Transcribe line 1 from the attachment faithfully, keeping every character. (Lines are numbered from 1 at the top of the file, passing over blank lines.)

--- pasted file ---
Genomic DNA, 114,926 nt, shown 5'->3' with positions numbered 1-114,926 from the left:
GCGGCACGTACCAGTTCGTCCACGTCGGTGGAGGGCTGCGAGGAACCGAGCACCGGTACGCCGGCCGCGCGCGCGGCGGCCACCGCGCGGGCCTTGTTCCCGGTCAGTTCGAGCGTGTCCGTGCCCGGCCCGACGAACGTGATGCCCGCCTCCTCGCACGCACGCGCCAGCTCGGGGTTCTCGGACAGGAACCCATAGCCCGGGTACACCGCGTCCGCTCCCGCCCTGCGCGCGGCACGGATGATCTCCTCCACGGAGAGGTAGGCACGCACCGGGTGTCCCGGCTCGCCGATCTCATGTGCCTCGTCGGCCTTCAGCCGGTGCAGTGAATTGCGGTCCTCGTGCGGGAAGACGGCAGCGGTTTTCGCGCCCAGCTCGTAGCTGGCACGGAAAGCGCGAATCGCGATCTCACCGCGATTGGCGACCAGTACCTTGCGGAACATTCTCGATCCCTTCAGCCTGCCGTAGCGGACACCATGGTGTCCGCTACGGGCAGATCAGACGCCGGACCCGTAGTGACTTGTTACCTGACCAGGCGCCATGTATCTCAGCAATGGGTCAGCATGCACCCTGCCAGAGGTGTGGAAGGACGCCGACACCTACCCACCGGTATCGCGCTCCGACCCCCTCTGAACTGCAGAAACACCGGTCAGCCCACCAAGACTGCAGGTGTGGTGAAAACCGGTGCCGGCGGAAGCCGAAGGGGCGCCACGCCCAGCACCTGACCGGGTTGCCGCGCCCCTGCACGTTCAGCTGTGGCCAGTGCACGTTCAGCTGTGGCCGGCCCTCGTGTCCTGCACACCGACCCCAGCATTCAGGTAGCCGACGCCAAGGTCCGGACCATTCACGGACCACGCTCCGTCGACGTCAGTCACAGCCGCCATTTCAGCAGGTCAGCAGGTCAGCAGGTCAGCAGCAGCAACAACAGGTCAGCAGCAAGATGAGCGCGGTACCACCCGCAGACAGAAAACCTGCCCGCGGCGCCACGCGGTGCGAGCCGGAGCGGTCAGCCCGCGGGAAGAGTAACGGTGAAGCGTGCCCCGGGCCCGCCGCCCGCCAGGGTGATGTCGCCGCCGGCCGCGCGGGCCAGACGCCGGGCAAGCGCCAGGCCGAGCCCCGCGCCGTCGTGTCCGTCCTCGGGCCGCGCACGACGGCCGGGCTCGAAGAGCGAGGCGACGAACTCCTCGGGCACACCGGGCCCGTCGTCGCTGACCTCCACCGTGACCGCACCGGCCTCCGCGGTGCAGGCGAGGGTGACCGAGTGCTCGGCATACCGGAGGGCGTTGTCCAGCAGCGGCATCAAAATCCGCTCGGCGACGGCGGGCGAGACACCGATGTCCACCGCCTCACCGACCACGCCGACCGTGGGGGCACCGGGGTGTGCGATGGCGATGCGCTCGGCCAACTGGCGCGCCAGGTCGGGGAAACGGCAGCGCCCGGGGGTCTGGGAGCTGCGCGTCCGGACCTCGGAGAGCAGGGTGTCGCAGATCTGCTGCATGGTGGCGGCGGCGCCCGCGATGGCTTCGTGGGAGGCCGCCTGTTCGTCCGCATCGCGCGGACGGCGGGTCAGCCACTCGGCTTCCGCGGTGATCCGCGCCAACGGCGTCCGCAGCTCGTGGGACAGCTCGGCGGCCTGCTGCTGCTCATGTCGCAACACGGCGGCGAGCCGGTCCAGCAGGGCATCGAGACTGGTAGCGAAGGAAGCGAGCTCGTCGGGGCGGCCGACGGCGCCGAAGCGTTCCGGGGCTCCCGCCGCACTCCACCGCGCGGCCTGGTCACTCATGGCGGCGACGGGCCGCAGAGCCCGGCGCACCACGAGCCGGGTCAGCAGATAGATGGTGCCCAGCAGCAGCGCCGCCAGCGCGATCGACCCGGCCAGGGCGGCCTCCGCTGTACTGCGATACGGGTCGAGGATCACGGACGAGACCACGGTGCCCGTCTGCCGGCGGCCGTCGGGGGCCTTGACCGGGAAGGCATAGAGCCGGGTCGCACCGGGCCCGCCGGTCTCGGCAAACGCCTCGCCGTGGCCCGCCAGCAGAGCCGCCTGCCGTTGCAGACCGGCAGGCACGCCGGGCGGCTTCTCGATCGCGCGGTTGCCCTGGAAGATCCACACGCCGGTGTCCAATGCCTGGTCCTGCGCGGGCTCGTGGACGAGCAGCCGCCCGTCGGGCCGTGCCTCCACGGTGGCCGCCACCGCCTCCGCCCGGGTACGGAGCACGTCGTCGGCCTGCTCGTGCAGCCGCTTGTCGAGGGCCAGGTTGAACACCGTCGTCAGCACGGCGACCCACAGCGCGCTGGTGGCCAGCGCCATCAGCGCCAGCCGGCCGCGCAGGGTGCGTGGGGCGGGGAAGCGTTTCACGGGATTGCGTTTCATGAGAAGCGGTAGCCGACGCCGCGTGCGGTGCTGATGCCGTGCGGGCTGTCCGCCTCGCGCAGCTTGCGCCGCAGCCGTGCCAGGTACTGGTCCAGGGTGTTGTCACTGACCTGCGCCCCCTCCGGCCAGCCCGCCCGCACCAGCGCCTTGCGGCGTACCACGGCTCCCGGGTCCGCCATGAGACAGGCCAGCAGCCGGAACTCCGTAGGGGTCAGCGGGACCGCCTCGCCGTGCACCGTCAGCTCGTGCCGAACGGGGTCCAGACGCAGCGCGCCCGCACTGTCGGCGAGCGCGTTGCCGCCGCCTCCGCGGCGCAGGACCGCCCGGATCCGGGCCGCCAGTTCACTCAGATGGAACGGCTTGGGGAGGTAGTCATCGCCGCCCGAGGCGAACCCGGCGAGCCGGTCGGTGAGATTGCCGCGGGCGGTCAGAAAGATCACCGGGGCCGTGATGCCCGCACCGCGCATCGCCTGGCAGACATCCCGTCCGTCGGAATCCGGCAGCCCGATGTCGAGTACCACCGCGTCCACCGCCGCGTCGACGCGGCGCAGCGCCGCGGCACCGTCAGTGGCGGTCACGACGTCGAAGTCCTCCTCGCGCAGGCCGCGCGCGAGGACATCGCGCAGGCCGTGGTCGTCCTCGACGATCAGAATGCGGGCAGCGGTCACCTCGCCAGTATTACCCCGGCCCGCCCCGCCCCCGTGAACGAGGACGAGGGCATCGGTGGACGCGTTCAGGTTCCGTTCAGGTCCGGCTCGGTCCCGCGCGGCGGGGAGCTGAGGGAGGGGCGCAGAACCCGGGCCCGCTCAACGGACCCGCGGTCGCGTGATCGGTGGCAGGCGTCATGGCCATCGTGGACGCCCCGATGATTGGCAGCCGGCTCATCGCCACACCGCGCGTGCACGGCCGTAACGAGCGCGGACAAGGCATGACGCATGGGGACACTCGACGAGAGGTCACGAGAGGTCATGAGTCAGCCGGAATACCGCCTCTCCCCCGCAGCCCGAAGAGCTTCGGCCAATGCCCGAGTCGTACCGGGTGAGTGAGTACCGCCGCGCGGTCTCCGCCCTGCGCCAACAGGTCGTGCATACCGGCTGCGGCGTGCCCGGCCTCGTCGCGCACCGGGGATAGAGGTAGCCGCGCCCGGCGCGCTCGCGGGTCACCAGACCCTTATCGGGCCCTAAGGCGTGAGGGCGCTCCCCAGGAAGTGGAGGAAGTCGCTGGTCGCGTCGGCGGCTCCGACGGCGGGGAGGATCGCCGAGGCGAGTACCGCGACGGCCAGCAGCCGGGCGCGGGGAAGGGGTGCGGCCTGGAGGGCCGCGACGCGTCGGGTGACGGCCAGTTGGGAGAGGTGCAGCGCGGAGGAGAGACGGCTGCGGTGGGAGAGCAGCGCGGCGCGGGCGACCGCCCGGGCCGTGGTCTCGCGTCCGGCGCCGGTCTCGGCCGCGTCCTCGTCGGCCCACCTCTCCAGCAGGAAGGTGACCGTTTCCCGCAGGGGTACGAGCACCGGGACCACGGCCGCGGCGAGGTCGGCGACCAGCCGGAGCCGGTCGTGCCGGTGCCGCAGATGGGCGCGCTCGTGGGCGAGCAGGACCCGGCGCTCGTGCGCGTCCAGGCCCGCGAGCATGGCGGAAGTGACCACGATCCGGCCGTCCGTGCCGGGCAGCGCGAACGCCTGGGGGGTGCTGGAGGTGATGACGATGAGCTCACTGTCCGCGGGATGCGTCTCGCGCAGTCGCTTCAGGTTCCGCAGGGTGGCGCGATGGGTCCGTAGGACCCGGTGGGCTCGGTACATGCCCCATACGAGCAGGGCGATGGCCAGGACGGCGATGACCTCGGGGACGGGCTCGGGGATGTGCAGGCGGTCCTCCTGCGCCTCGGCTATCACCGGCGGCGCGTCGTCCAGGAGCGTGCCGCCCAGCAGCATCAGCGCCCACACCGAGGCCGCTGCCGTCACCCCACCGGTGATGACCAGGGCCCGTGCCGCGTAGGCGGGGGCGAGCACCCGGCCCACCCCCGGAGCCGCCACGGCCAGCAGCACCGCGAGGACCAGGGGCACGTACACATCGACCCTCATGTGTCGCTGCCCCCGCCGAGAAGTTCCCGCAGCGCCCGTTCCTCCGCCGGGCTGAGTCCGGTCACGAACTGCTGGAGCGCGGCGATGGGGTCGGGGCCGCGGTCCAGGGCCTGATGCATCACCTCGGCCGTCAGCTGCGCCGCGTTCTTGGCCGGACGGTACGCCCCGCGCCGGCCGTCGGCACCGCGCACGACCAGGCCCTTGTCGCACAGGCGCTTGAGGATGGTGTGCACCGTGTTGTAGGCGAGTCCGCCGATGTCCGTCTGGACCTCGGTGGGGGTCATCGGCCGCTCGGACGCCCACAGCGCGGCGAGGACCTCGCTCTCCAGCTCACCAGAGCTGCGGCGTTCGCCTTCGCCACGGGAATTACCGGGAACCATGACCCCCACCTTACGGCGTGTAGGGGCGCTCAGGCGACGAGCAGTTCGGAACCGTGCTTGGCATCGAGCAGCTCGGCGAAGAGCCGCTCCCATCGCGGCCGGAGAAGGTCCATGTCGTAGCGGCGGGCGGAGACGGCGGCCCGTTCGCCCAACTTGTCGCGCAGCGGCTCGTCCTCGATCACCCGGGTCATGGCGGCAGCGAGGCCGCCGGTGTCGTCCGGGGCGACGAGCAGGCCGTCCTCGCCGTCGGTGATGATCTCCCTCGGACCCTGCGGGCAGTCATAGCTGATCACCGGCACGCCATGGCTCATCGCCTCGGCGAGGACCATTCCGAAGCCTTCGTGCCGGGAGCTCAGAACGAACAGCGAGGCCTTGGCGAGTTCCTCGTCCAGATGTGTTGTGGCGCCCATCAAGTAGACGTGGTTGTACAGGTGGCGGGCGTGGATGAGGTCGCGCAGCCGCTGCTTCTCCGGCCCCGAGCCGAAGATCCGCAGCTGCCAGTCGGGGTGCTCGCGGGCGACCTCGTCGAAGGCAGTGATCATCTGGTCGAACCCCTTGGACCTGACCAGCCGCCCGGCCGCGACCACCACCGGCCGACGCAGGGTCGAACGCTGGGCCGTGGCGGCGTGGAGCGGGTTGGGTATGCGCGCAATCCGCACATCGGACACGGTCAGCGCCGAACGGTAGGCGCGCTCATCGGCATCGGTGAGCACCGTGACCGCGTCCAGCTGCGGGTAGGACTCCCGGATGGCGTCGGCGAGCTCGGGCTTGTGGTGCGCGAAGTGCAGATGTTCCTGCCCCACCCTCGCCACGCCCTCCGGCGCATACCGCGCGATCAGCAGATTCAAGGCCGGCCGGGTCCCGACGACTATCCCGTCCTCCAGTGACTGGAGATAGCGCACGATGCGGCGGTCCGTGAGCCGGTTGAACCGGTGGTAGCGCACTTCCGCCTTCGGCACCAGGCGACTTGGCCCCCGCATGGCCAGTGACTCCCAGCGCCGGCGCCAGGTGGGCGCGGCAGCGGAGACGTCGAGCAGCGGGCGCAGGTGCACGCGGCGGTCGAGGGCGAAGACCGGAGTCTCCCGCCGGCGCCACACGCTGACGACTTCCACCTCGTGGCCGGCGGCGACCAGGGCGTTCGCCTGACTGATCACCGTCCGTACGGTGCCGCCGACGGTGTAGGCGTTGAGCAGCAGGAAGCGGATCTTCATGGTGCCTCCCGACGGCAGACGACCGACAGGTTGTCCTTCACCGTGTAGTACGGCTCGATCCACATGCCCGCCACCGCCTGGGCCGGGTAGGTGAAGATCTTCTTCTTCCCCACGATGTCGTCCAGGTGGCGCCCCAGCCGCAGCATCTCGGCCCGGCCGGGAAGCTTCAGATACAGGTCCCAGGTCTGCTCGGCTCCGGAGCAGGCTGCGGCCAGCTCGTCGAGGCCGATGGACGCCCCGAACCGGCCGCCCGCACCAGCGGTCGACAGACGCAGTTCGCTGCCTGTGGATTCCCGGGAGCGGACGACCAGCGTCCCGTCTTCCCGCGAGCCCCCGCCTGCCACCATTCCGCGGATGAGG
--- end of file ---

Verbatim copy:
Genomic DNA, 114,926 nt, shown 5'->3' with positions numbered 1-114,926 from the left: